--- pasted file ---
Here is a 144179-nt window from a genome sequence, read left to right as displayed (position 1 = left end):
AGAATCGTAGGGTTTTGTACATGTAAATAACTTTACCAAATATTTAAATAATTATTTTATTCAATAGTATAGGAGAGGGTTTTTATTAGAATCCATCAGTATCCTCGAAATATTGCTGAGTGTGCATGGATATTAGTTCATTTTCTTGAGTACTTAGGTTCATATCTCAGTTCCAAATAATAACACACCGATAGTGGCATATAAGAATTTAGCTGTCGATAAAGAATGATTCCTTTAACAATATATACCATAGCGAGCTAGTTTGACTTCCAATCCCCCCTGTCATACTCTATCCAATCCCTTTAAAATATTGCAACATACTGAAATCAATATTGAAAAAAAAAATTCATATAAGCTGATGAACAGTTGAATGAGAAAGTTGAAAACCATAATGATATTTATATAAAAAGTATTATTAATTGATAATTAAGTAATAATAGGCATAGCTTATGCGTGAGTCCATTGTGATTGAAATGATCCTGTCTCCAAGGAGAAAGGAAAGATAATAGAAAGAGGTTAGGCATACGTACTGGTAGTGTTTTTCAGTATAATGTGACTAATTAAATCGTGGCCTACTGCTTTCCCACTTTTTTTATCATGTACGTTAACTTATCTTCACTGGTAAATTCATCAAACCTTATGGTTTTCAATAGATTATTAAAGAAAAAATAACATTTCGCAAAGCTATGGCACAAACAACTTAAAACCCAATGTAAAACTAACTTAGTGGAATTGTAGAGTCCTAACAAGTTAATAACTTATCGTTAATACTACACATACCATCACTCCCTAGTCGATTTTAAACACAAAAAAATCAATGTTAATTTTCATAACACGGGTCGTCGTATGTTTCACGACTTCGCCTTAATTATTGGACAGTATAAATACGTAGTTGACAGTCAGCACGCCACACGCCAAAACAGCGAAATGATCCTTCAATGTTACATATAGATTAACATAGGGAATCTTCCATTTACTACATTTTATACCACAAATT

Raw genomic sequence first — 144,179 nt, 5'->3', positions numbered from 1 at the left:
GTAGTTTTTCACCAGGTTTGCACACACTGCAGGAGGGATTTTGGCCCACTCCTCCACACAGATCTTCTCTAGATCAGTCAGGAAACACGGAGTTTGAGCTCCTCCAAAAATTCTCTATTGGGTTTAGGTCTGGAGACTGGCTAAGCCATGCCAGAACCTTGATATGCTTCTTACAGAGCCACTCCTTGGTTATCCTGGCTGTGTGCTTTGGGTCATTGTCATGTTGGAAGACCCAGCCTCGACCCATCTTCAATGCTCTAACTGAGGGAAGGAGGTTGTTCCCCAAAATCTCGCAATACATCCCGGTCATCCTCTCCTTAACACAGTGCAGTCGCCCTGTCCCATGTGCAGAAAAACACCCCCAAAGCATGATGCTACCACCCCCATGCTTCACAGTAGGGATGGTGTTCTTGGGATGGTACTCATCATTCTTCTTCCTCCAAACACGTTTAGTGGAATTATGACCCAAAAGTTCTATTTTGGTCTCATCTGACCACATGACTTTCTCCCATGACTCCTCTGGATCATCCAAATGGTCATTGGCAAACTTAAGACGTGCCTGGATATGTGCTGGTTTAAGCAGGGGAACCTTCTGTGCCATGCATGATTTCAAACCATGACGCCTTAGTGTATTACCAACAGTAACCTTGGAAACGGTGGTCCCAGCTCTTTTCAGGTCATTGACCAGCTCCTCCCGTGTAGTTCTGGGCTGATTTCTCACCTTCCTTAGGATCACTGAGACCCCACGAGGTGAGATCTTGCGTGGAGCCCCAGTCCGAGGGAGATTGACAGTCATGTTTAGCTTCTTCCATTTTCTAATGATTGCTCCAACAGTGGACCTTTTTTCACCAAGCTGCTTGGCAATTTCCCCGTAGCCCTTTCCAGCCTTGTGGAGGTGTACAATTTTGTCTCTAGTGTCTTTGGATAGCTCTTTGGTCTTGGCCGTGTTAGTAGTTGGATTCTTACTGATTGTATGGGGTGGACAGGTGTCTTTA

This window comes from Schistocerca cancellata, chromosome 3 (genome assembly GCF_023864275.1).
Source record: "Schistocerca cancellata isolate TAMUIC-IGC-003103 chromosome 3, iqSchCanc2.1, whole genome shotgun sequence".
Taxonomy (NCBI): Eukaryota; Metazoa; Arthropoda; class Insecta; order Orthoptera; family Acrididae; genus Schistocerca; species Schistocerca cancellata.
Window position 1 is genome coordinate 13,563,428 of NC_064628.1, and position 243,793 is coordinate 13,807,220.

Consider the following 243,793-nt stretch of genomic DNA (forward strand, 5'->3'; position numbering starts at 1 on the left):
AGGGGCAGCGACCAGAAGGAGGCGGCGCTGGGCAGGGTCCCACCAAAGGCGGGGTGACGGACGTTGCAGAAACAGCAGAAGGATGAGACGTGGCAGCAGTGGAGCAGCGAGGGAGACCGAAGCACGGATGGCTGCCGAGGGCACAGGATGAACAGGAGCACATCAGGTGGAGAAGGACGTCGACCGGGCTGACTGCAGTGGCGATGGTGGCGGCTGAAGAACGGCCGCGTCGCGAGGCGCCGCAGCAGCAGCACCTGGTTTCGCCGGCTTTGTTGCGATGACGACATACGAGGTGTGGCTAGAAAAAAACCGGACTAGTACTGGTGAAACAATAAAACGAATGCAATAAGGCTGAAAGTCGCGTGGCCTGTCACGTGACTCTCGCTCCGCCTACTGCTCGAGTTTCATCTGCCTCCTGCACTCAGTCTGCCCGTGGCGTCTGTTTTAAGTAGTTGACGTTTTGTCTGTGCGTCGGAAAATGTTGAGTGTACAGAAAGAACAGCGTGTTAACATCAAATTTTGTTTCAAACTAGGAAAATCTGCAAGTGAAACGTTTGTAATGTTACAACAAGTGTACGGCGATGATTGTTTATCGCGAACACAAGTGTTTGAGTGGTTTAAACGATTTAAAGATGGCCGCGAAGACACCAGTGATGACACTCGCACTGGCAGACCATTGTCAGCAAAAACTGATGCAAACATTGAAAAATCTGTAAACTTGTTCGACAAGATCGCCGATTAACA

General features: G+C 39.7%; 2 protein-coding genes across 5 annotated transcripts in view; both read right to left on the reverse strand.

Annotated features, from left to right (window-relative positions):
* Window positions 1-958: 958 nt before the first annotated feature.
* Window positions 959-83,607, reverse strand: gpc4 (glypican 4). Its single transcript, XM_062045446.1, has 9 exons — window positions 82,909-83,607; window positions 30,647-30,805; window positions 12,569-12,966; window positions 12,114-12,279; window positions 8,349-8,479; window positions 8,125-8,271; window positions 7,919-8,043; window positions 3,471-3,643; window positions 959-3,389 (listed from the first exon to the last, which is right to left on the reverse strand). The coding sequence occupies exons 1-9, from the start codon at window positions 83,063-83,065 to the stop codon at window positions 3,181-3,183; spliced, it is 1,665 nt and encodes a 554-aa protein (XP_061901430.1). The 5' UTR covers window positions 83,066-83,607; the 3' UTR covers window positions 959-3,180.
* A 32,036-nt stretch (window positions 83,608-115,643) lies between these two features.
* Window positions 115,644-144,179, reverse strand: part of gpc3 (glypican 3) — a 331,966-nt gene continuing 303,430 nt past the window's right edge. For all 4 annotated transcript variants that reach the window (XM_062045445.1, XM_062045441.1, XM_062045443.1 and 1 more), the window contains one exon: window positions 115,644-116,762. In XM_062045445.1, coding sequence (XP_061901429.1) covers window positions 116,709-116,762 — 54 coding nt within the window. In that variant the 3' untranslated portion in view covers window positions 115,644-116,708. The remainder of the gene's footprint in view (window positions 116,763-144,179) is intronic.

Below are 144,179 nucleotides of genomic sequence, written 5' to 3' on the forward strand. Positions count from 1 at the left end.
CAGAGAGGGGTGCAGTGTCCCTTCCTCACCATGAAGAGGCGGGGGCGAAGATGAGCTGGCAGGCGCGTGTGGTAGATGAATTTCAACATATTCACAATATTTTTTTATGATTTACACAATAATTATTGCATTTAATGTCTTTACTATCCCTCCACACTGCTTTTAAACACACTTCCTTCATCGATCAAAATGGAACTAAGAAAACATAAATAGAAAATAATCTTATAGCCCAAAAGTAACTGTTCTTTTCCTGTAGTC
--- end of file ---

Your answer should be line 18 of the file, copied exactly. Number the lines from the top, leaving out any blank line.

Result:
CAGAGAGGGGTGCAGTGTCCCTTCCTCACCATGAAGAGGCGGGGGCGAAGATGAGCTGGCAGGCGCGTGTGGTAGATGAATTTCAACATATTCACAATATTTTTTTATGATTTACACAATAATTATTGCATTTAATGTCTTTACTATCCCTCCACACTGCTTTTAAACACACTTCCTTCATCGATCAAAATGGAACTAAGAAAACATAAATAGAAAATAATCTTATAGCCCAAAAGTAACTGTTCTTTTCCTGTAGTC